Eric Gill’s at BBC Broadcasting House: Announcement or Premonition
BBC's depiction of a grown-up man holding a naked child with exposed genitals feels like something taken from a book on premonitions given the scandals involving sexual criminal activities and paedophilia.
The work of Eric Gill stands right at the main entrance of BBC's Broadcasting House.
A journalist remarked that the BBC conspicuously tries to divert public attention from a very graphic image that puzzles many passers-by.
In 1904 he married Ethel Hester Moore (1878–1961), and in 1907 he moved with his family to "Sopers", a house in the village of Ditchling in Sussex, which would later become the centre of an artists' community inspired by Gill.
In 1913 he moved to Hopkin's Crank at Ditchling Common, two miles north of the village. In 1924 he moved to Capel-y-ffin in Wales. Gill soon tired of Capel-y-ffin, coming to feel that it had the wrong atmosphere and was too far from London, where most of his clients were. In 1928 he moved to Pigotts at Speen near High Wycombe in Buckinghamshire.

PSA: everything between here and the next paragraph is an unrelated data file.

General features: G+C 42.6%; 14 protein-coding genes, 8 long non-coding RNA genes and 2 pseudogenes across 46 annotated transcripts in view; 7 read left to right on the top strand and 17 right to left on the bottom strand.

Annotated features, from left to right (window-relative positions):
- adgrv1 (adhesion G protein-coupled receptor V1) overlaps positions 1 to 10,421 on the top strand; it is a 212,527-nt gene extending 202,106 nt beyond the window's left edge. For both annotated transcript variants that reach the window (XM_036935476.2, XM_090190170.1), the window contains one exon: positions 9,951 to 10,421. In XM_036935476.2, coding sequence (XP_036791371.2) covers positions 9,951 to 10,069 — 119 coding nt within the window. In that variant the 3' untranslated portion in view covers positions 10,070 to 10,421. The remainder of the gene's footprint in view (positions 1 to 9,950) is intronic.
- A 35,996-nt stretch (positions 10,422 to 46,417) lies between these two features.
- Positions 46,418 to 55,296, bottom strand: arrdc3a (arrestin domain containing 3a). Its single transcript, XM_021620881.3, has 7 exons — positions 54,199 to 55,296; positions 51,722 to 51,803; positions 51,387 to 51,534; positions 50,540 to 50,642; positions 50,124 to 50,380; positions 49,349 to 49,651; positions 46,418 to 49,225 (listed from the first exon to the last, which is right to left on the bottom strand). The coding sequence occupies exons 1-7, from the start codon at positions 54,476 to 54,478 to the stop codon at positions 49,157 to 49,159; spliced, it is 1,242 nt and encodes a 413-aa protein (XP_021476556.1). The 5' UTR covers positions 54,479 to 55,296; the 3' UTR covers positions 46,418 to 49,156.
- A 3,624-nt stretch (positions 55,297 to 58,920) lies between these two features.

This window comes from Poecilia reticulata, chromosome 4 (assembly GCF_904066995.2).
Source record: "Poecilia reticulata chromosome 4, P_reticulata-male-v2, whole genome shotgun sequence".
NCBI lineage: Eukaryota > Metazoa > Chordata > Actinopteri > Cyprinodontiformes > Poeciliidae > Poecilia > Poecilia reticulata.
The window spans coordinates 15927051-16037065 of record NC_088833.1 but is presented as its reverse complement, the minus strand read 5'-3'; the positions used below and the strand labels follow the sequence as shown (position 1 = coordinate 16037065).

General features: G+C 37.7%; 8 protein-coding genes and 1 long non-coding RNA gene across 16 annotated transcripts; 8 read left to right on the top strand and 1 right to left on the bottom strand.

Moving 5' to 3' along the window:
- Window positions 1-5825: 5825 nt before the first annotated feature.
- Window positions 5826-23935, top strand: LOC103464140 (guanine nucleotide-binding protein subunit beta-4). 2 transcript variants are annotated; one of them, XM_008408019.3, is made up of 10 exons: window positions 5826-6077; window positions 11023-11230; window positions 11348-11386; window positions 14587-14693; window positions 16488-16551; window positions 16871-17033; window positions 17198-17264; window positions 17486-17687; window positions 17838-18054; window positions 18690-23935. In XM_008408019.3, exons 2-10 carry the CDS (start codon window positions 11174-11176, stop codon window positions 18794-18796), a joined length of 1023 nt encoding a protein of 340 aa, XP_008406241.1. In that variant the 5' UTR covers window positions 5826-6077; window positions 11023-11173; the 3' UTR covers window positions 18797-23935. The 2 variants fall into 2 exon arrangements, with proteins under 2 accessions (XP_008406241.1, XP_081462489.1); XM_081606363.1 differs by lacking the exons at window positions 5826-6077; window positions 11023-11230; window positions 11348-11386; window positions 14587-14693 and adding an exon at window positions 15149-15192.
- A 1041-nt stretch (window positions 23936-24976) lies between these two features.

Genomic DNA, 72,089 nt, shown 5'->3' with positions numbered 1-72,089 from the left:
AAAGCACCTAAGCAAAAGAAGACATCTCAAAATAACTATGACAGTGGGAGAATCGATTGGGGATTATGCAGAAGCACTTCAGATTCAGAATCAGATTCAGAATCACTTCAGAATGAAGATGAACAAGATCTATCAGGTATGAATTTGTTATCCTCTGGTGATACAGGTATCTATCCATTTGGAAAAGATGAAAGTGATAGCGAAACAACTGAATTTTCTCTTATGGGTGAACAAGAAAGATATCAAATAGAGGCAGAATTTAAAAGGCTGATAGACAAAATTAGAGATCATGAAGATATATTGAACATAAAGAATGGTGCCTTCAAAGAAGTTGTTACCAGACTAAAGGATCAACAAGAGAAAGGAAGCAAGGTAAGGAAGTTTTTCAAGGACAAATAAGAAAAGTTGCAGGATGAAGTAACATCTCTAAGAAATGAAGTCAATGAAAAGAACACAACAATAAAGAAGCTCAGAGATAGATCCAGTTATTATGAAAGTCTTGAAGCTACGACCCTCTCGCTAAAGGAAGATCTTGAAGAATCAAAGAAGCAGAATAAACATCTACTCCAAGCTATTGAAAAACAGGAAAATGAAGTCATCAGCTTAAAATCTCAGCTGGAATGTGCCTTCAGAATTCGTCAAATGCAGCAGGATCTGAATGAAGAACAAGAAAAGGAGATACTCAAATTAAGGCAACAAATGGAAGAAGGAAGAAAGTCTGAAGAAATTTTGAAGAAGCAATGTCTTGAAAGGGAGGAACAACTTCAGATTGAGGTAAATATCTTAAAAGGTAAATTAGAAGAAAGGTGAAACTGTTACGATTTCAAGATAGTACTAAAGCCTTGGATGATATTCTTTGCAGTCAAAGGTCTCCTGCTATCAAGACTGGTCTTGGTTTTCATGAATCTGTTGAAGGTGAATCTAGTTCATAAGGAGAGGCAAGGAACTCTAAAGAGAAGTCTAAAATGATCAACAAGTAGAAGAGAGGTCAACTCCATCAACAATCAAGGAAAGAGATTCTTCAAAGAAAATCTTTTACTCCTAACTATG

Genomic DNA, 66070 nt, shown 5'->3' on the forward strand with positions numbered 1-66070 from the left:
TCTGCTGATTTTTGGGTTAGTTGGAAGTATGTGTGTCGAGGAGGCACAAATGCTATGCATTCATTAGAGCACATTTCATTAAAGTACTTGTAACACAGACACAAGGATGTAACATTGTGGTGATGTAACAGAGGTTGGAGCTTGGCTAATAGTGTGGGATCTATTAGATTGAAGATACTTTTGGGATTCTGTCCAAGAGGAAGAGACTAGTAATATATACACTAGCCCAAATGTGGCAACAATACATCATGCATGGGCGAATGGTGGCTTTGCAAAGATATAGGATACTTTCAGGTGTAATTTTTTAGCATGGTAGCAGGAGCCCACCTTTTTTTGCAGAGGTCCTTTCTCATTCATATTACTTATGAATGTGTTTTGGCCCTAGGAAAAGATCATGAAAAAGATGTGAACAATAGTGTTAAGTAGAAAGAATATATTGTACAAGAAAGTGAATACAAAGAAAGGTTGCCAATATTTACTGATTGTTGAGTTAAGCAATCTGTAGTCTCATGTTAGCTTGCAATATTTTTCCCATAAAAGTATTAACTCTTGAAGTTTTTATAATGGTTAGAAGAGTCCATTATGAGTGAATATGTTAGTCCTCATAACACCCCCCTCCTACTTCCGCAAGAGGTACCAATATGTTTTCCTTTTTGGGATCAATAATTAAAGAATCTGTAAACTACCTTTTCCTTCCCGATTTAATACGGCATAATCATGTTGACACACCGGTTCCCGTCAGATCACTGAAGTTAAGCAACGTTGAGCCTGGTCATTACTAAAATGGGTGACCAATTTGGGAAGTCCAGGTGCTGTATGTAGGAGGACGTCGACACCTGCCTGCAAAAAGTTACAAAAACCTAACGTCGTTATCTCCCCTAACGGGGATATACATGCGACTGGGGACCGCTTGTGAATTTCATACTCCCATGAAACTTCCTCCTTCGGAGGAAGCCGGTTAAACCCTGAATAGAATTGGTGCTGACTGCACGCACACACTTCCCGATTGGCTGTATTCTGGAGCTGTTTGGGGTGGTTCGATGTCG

A deeply religious man, largely following the Roman Catholic faith, his beliefs and practices were by no means orthodox. His personal diaries describe his sexual activity in great detail including the fact that Gill sexually abused his own children, had an incestuous relationship with his sister and performed sexual acts on his dog. This aspect of Gill's life was little known until publication of the 1989 biography by Fiona MacCarthy. The earlier biography by Robert Speaight mentioned none of it.
Gill died of lung cancer in Harefield Hospital, Hillingdon (formerly Middlesex), in 1940. He was buried in Speen churchyard in the Chilterns, near Princes Risborough, the village where his last artistic community had practised. His papers and library are archived at the William Andrews Clark Memorial Library at UCLA